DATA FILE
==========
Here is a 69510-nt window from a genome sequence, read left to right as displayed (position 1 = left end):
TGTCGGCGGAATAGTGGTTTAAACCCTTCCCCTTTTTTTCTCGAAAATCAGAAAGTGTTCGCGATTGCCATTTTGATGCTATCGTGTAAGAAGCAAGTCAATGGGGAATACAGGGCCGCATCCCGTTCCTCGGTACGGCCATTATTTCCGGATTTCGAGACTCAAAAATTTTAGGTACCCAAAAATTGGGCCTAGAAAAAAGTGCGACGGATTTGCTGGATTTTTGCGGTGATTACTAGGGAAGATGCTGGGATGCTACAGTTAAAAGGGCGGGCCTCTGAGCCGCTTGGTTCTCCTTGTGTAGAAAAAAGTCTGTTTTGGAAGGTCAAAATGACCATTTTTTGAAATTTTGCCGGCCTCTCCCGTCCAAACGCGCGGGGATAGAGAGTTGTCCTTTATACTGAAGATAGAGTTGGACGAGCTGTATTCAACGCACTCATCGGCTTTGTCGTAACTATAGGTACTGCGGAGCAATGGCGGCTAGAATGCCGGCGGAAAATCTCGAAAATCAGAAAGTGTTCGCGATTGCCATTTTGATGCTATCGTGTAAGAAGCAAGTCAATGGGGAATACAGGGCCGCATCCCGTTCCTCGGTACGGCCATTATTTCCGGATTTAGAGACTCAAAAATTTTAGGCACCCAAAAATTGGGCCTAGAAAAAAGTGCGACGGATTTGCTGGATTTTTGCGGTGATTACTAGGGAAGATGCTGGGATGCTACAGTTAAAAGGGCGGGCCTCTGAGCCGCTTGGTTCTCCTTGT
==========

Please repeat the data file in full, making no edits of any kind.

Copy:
Here is a 69510-nt window from a genome sequence, read left to right as displayed (position 1 = left end):
TGTCGGCGGAATAGTGGTTTAAACCCTTCCCCTTTTTTTCTCGAAAATCAGAAAGTGTTCGCGATTGCCATTTTGATGCTATCGTGTAAGAAGCAAGTCAATGGGGAATACAGGGCCGCATCCCGTTCCTCGGTACGGCCATTATTTCCGGATTTCGAGACTCAAAAATTTTAGGTACCCAAAAATTGGGCCTAGAAAAAAGTGCGACGGATTTGCTGGATTTTTGCGGTGATTACTAGGGAAGATGCTGGGATGCTACAGTTAAAAGGGCGGGCCTCTGAGCCGCTTGGTTCTCCTTGTGTAGAAAAAAGTCTGTTTTGGAAGGTCAAAATGACCATTTTTTGAAATTTTGCCGGCCTCTCCCGTCCAAACGCGCGGGGATAGAGAGTTGTCCTTTATACTGAAGATAGAGTTGGACGAGCTGTATTCAACGCACTCATCGGCTTTGTCGTAACTATAGGTACTGCGGAGCAATGGCGGCTAGAATGCCGGCGGAAAATCTCGAAAATCAGAAAGTGTTCGCGATTGCCATTTTGATGCTATCGTGTAAGAAGCAAGTCAATGGGGAATACAGGGCCGCATCCCGTTCCTCGGTACGGCCATTATTTCCGGATTTAGAGACTCAAAAATTTTAGGCACCCAAAAATTGGGCCTAGAAAAAAGTGCGACGGATTTGCTGGATTTTTGCGGTGATTACTAGGGAAGATGCTGGGATGCTACAGTTAAAAGGGCGGGCCTCTGAGCCGCTTGGTTCTCCTTGT